Essays >How Things Came Out Right in Flint


You know more, reading this column, than I did when I wrote it nine days before the election. I’ve never tried to be timely in writing “Village Life,” but it confounds me what to write about when all that seems to matter is our new president.

Thinking this through, I find my fingers typing: well, dear friends, I just hope everything came out okay.

Came out okay? Yes, no matter what happened on Nov. 4, I imagine we all will have spent some moments considering the results. After all the hot air, the endless verbal gas, after all the gaffes and convoluted rhetoric, after all the hope and infuriation – Obama’s middle name, Palin’s wardrobe, McCain’s seven houses, Biden’s apology to the wheelchair man, -- we’ll need a break.

Ah-hah. With all due respect to Joe the Plumber, where is that place, the refuge that all human beings retreat to for relief and, if we’re lucky, private contemplation?
The bathroom, of course.

So I offer you a celebration of the john, the loo, the powder room, the head. Don’t worry. I won’t indulge in biological specifics -- I do occasionally and accidentally lapse into discretion. Instead, I’m thinking about how when a person enters a bathroom, the moment is a time of taking stock – of relaxing, of sighing a few deep breaths and enjoying a moment alone. Three cheers for johns!

Women have it both easier and harder. That is, we have more privacy because we do ALL our business in individual stalls. On the other hand, we have to practically undress to get the job done. And sitting down takes time and patience. That’s why there are always lines outside women’s rooms during intermissions at Whiting Auditorium and halftime at The Big House. We’re used to it, of course; the time we have to spend in there , looked at properly, can be a fine hiatus.

Memorable restrooms abound in Flint. In my early rowdier Flint years, I released life’s ebb and flow in many a downtown watering hole. Which Eighties partiers, could forget, for example, the frigid crappers of the much beloved Hat’s Pub?

I still miss Hat’s., closed nearly 20 years ago. It used to be on the corner of Kearsley and Harrison, where there’s now a UMF-Flint parking structure, There never was any pretense of pretension at Hat’s – as I recall it, crotchety barista Bob Sippert offered only two kinds of beer on tap – Olympia and Cinci, and if you asked for anything else he’d cuss you out.. It fit with Sippert’s miserly reputation that the spartan restrooms had their own entrance, on Harrison Street, and he never bothered to heat them. I seem to remember it always being winter at Hat’s Pub, when it was a chilling and urgent experience after all that cheap beer to dash outside to pee as fast as you could. There was hardly time for gossiping – what women love to do in bathrooms – but once, in a fit of pique and barely able to afford my share of the pitchers of ale, I stole a role of TP, my hands shivering as I sharmefully stuffed it into my purse. I don’t suppose that got even for persistent goosebumps on my nether cheeks.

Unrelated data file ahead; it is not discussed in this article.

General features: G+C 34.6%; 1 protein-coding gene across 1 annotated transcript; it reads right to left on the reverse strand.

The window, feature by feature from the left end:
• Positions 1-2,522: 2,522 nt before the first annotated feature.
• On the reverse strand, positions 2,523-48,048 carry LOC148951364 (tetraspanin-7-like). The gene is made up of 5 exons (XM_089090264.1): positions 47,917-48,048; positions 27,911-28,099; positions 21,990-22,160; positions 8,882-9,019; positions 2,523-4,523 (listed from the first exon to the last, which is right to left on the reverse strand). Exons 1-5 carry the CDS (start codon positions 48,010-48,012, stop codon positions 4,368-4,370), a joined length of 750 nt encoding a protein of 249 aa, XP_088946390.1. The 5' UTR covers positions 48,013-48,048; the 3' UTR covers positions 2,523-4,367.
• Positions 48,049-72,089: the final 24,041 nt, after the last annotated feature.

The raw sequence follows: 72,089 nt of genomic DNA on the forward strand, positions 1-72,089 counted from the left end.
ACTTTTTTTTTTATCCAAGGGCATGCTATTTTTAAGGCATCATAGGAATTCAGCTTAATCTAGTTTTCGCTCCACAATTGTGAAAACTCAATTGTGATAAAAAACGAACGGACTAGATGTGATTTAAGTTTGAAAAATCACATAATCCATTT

The Torch’s bathrooms, offer a different challenge. At the Torch you go down a dozen stairs into the basement, facing a disorienting painting of – a dozen stairs going up. And worst of all, the ladies’ stalls are positioned so that you have to climb over another woman’s knees to get to the second stall, an indignity only bearable when inhibitions are softened by lots of the house merlot. I’ve had great conversations – giggly and accompanied by tinkling – in the Torch ladies’ room – often with women I’ve mercifully never seen again.
At Churchill’s people face an uphill climb to get relief – the restrooms there are on the second floor. In either case, it’s a sobriety test to see who can get down – or up – with no disaster. It’s part of the charm, I guess., part of Flint’s requirement of general fortitude, even under the influence of the strong drink we love so lustily.

Remember the johns of Figlio, the one-time classy eatery in what we then called Water Street Pavilion? When UM – Flint bought that building the restrooms were still there, red marble for women and black marble (I was told) for men – an rare artifact of style in what became my workplace of many years – the Advising Center. But the restrooms were sealed off, in an action we proles thought was prompted by an administrator named Dorothy jealous of our high-class commodes. Somebody launched a furtive campaign to “Free Dotties Potties” but eventually got humorless ultimatums from the other end of the building. It wasn’t worth it to fight for our Sanctum Sanctorum. Last I heard the marble was gone, replaced by something institutional and boring. But all is forgiven because the recent French Hall renovations include tastefully remodeled bathrooms that make taking a pee break a moment of aesthetic, as well as bodily, pleasure.

So here’s to bathrooms and the relief and privacy they afford. I hope no matter whom you were rooting for Nov. 4, you’ve got at least one quiet, comfortable bathroom to retreat to when the going gets tough.